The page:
Language is often echoed in the play as one character is forced to repeat the words of another. Discuss.
Pinter's dialogue deploys in terse rhythms that, while easy on the ears, often suggest the mechanization of language, the use of words as nothing but muted carriers of information. Words no longer have any emotional impact on the speaker. The very title of The Dumb Waiter highlights this notion of language as nothing but an emotionally silent conveyor of something out of the speakers' control. The characters are actually "dumb waiters," manipulated by someone more powerful (Gus by Ben, Ben by Wilson) to do his bidding.
Pinter compares echoes to silence, and when Gus and Ben echo the words of their superiors, it is as if they have been silenced. This is no more clear than in the two instances of verbal echoing. Gus repeats the instructions for murder from Ben. Gus breaks form on two occasions that point to Ben's eventual betrayal of Gus, most notably when Gus accidentally repeats "He won't know you're there" instead of translating "you're" into "I'm." This suggests that Gus ("he," the actual victim) won't know that Ben ("you're") is there (that Ben is betraying him), and when he reminds Ben that he hasn't been given instructions yet to take out his gun (showing that Ben wants Gus to be unarmed). The instructions are also delivered mechanically to counterpoint their horrific nature. Similarly, when Gus is catching on to the betrayal as Ben makes comments about newspaper articles, itself a mechanical ritual that drains the importance of deaths and other tragic news, he responds to the stories with detachment. However, when Ben receives instructions to execute Gus through the speaking tube, he repeats the words without any notable distress. He has already become desensitized to violence, and the murderous words are mechanical from the start for him.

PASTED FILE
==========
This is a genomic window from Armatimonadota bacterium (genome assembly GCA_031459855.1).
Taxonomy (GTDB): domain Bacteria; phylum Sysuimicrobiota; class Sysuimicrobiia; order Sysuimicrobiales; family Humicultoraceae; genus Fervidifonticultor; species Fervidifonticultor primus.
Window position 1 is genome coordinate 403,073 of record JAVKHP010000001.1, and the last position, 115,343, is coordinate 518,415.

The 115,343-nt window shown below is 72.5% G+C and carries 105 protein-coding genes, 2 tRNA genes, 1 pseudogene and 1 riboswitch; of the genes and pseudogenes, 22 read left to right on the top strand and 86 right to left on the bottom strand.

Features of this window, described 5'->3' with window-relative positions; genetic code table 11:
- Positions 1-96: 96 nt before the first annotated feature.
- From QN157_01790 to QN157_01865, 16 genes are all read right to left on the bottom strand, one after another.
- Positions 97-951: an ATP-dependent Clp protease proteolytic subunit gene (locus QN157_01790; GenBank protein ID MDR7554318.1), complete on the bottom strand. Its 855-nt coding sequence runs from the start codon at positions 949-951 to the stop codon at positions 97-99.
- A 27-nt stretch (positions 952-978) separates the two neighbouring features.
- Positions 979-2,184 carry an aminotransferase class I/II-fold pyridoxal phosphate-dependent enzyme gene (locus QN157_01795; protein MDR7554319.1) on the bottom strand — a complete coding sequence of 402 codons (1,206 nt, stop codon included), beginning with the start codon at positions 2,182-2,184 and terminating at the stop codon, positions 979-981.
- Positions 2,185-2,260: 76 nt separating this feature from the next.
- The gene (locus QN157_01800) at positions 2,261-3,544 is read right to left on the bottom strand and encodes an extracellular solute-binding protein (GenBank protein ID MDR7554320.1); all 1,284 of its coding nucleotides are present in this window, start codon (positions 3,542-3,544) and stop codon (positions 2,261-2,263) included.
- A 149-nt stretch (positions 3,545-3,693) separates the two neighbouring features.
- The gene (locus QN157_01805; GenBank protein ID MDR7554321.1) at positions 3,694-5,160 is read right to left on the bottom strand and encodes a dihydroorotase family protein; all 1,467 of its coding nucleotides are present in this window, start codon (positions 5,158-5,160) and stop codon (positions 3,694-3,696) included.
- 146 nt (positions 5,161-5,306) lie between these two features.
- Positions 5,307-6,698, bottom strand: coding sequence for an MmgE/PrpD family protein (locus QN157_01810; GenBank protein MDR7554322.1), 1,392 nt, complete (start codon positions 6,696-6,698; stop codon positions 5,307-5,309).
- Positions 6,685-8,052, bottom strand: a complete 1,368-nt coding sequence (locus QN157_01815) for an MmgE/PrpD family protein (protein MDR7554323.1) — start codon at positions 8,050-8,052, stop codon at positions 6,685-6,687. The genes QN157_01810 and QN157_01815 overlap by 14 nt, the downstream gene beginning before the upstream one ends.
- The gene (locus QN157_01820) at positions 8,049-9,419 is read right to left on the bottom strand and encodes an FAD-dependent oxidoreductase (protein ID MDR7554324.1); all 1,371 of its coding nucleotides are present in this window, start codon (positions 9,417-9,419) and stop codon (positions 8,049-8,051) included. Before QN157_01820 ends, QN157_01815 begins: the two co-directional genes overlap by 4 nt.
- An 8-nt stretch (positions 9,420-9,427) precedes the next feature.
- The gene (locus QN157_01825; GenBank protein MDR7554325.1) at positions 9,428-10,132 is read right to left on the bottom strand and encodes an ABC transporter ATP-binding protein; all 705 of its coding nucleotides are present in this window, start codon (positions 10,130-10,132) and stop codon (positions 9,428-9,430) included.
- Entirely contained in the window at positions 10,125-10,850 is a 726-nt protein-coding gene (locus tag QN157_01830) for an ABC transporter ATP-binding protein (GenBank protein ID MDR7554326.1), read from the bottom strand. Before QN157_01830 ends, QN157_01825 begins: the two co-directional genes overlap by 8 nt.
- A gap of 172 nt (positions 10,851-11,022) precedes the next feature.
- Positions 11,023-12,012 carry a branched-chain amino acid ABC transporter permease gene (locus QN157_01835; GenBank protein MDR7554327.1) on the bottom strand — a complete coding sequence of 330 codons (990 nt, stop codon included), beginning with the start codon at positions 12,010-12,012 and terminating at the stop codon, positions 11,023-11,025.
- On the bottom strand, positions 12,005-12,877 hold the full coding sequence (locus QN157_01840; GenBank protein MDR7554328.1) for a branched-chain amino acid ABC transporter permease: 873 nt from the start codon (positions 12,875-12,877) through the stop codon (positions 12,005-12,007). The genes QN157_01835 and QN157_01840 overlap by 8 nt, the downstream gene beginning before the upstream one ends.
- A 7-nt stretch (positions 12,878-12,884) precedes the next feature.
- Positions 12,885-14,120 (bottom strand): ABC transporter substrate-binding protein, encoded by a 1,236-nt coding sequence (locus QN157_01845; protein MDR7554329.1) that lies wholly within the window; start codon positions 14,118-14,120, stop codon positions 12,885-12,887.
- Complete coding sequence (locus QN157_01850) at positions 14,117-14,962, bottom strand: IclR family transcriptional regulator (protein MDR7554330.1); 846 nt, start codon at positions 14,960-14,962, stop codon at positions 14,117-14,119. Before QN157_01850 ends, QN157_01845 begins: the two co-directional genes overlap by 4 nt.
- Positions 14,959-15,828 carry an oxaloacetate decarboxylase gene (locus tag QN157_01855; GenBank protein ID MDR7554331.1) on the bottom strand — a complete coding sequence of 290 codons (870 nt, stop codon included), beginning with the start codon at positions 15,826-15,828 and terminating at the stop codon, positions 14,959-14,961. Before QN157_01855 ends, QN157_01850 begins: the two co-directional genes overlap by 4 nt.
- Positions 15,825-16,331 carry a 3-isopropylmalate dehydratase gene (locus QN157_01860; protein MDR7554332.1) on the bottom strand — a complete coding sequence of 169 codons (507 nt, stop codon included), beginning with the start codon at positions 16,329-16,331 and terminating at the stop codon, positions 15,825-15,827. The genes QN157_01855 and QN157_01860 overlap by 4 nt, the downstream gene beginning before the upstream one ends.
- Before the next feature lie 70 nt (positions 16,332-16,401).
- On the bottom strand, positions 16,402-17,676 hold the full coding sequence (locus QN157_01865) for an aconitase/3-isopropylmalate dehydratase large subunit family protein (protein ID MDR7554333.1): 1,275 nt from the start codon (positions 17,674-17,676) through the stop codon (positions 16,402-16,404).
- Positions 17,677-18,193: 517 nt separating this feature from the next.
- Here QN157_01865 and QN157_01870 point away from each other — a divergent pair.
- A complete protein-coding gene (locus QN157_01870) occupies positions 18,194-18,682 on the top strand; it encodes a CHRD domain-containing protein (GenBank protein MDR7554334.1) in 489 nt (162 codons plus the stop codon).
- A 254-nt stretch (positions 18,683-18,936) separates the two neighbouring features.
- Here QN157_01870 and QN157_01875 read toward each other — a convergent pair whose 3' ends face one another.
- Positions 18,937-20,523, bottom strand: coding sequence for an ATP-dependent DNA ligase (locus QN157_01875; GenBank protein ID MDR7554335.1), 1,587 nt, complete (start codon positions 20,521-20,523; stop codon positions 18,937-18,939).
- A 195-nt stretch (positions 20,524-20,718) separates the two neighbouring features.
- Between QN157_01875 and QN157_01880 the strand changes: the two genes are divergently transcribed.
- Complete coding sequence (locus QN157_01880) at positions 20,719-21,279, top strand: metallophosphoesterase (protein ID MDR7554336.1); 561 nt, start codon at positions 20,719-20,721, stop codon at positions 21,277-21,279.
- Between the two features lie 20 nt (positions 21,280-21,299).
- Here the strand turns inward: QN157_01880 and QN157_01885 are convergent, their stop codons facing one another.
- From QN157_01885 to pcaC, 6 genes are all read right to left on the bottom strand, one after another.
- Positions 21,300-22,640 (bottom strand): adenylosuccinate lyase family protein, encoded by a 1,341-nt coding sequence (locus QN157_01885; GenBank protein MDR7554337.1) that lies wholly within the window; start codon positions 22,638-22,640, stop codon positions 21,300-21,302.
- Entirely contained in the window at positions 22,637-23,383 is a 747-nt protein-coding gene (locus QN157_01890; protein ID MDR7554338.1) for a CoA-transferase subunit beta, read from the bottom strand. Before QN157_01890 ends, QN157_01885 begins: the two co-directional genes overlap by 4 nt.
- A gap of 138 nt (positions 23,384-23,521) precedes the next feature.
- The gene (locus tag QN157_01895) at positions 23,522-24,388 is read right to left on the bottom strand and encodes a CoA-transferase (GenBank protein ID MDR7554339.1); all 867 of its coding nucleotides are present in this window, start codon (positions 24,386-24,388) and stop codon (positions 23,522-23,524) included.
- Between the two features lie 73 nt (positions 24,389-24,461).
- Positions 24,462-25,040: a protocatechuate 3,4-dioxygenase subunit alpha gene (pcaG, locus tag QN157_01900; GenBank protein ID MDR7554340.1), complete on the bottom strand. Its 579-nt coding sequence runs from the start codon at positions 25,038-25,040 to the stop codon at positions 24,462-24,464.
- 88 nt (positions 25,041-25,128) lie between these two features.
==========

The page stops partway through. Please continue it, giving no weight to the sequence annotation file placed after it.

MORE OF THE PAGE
Other than his potentially small bladder, what are some reasons for Gus's frequent trips to the bathroom?
Gus bemoans the dull routine of life, and nothing is more mundane and repetitive than the act of going to the bathroom; one fills up, then empties out. Moreover, the waste itself returns in some form, so even that is recycled. He cannot escape the routines of life and is thus highly aware of them, especially in the way they relate to his poverty. Ben, on the other hand, does not go to the bathroom throughout The Dumb Waiter and seems less concerned with his own repetitive station, and feels they are "fortunate" to have their jobs. Finally, the toilet flushes on a delay, so that after each trip to the bathroom there is a silence from the toilet—one that complements the many silences in conversation—and then it often interrupts the men later—one of the frequent interruptions by objects (the dumb waiter, speaking tube, and envelope are the others).
What is the effect of having the play set in one place without time stoppage?
Many of Pinter's plays take place in one location. As in Samuel Beckett's Waiting for Godot, the single location takes on the form of a prison for the characters, a space from which they either cannot leave or are afraid to do so. Rather than bore the audience with lack of variation, the repetitive actions that come along with the single space generally constitute one of Pinter's (and Beckett's) main themes. The environment also assumes attributes beyond its scope. The serving hatch, for instance, becomes a symbolic channel to a higher power, or God, whom Ben fears, while the bathroom develops into a place of mundane repetition for Gus (see second question above). The basement also functions as part of the mystery and betrayal of the The Dumb Waiter. Who owns the building? Is it still a café? Is Wilson inside?